Execution of six death warrants on the cards in Sindh

The image shows a noose for hanging. — Reuters/File

KARACHI: With the moratorium on the death penalty in terrorism cases lifted on Wednesday by the government, six convicts whose black warrants have been issued after the rejection of their mercy petitions by the president can be executed any time.

The six prisoners on death row in terrorism cases are militants of banned Lashkar-i-Jhangvi Ataullah alias Qasim and Mohammad Azam alias Shareef; Bahram Khan, Shafqat Hussain, Jalal Morejo and Abdul Razzaq Chauhan who had been convicted of assault and murder, according to inspector general for prisons Nusrat Mangan.

In all, the IG prisons said, there were 457 inmates on death row across Sindh.

Of them, 115 convicts were in the Karachi central prison, with appeals of 25 of them pending in the Supreme Court of Pakistan and mercy petitions of nine of them still awaiting presidential decision, he said.

IG Mangan added that out of these cases, black warrants of six inmates on death row had been issued after the rejection of their mercy petitions by the president.

Long-time convicted prisoner on death row, Muttahida Qaumi Movement’s worker Saulat Ali Khan, alias Saulat Mirza, continued to wait for a decision on his mercy petition before the president. In May this year, his brother’s petition in the high court to move him to a Karachi prison was disposed of by the provincial authorities on the pretext that he was moved for security reasons.

Sentenced to death by an anti-terrorism court in May 1999 for murdering the managing director of then named Karachi Electric Supply Corporation Shahid Hamid, his driver Ashraf Brohi and guard Khan Akbar in July 1997, Saulat Mirza was moved along with four high-profile prisoners to the Machh jail, Balochistan, in April this year. The case has been pending for years without a proper decision taken on the mercy petition.

In a statement issued on Wednesday, Muttahida Qaumi Movement chief Altaf Hussain said: “The mercy petition of prisoners on death row should not be rejected on political grounds and only those genuinely deserving the punishment must be hanged, which should begin with the terrorists.”

Another high-profile condemned prisoner, Ahmed Omar Saeed Sheikh, convicted of kidnapping and killing Wall Street Journal reporter Daniel Pearl in 2002, also awaited decision on his appeal.

Additional IG Ghulam Qadir Thebo said it would take some time to sort out the cases still awaiting hearing in the apex courts or decision by the president. At present, 532 mercy petitions from all over Pakistan were pending before the president. “But in the meantime the cases where mercy petitions have already been rejected can be forwarded with immediate effect, starting from tomorrow if the government so desires,” he added.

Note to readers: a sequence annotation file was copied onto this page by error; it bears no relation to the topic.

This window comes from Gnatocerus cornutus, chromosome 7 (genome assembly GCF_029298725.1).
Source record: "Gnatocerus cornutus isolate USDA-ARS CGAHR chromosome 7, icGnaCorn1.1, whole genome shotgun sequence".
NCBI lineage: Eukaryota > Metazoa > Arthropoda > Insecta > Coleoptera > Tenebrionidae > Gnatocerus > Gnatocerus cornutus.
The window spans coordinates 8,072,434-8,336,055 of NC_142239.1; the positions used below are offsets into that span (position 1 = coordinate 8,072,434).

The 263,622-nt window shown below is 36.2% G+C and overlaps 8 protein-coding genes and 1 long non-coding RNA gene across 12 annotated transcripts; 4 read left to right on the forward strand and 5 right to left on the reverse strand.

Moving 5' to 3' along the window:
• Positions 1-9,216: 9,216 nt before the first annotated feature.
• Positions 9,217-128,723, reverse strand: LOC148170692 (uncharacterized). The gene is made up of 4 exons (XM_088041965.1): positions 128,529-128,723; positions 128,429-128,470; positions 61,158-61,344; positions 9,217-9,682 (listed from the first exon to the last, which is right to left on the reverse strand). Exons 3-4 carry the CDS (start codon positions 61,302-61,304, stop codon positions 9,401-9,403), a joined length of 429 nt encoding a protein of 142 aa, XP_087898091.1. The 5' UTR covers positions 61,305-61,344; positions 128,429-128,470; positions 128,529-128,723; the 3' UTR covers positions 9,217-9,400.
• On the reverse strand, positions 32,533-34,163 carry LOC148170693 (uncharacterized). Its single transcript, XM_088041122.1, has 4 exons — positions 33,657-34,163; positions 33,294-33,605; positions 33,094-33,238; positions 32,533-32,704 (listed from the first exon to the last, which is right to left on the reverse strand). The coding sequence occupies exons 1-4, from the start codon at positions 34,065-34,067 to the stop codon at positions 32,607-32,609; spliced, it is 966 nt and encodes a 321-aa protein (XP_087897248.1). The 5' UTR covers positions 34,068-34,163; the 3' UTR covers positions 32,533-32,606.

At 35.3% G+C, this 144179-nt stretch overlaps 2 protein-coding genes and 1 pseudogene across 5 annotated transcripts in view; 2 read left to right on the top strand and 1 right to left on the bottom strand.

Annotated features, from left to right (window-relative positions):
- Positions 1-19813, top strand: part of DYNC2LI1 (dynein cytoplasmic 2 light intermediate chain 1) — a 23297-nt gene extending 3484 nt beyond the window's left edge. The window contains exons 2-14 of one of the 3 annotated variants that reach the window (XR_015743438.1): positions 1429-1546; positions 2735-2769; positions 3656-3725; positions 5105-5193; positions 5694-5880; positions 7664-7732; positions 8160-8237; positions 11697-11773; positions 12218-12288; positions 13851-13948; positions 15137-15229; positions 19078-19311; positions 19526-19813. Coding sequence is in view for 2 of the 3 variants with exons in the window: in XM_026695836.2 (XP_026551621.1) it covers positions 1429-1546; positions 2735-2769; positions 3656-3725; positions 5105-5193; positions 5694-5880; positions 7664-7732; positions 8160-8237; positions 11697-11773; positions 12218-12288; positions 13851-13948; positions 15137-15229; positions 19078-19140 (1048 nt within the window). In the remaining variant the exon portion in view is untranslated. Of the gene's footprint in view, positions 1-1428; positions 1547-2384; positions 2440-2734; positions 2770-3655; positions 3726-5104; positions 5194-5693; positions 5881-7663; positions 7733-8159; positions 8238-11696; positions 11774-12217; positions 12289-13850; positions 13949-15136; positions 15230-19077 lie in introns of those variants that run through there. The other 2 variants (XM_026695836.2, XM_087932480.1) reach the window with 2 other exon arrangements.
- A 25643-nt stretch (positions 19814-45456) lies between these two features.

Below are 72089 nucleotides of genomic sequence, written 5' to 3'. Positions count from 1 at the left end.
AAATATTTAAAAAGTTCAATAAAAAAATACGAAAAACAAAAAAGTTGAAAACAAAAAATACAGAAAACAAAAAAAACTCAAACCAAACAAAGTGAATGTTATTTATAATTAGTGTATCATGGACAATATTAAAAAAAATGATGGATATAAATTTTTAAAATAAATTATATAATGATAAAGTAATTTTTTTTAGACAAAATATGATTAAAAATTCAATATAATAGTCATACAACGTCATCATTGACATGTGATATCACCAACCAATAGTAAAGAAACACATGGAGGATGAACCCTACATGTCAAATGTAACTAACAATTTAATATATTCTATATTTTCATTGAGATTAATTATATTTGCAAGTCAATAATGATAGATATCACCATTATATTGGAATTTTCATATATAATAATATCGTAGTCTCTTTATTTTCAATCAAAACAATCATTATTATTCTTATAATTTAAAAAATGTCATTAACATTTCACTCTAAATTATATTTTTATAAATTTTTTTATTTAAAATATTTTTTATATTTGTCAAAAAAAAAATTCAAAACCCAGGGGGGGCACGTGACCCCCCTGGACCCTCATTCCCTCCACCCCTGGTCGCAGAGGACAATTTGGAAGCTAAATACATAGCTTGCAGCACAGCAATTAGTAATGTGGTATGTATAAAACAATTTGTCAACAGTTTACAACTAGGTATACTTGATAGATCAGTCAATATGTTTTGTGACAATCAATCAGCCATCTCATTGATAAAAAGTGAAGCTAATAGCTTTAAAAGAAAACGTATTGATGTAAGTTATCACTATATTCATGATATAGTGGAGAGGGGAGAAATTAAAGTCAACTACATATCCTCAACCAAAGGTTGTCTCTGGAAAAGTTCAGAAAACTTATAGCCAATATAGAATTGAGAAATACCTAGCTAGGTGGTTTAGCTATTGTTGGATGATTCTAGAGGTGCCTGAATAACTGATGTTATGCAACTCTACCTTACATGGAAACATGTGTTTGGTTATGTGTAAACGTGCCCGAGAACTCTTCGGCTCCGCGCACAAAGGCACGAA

When former special secretary for prisons Ali Hassan Brohi was asked about the fate of the cases still awaiting decisions, he said: “Those sitting inside the condemned wards are usually calm because they know nothing would happen to them as the case keeps getting delayed for one reason or the other. I think it would be better, keeping the legality and presidential order in check, to tick off the terrorism cases across the board, especially of those already issued black warrants.”

After forming the government last year, Prime Minister Nawaz Sharif had removed the moratorium on the death penalty for a brief period in July. But soon afterwards, his government had been sent a reminder by the Tehreek-i-Taliban Pakistan (TTP) in a message warning of instigating a ‘bloody war’ if any of its convicted activists were executed.

Only a single execution had been carried out during the past six years. It was related to a soldier sentenced to death by a military court for murdering a colleague. He was hanged on Nov 15, 2012 since the PPP-led coalition government had placed a moratorium on executions in 2008.

The jail authorities at the Karachi central prison said the 151 condemned prisoners included a woman.

Eleven militants of the proscribed Jundullah, four LJ militants and a militant of the proscribed Sipah-i-Sahaba Pakistan were among the prisoners on death row.

Attaur Rahman, Shahzad Ahmed Bajwa alias Umer, Khurram Saifullah alias Anus, Shahzad Mukhtar alias Talha, Syed Adnan Shah alias Tipu, Najeebullah alias Atif, Rao Khalid alias Haris, Shoaib Siddiqui, Yaqoob Saeed Khan, Uzair Ahmed Abdullah alias Kashif and Danish Imam alias Shami of outlawed Jundullah, were sentenced to death in 2006 in a case pertaining to an attack on the convoy of a corps commander in 2004. The convoy of the then corps commander of Karachi Lt-Gen Ahsan Saleem Hayat was attacked near the Clifton Bridge in June 2004 in which 11 people, including a colonel, six soldiers and three policemen were killed while the corps commander remained unhurt.

Attaullah alias Qasim and Mohammad Azam alias Sharif of Lashkar-i-Jhangvi group were awarded capital punishment in two sectarian killing cases in 2004, while LJ militants Shahnawaz alias Shani and Mohammad Shaukat were sentenced to death in 2006 in a case pertaining to the killing of nine persons in an Imambargah in the Al-Falah area in 2003.

Sultan Mehmood alias Saifullah of proscribed Sipah-i-Sahaba Pakistan got capital punishment in 2010 in the murder case of Allama Hassan Turabi.

In February, the Sindh High Court granted permission for the transfer of seven militants of Jundullah, two LJ militants and one Sipah-i-Sahaba Pakistan militants to Hyderabad prison due to security concerns.

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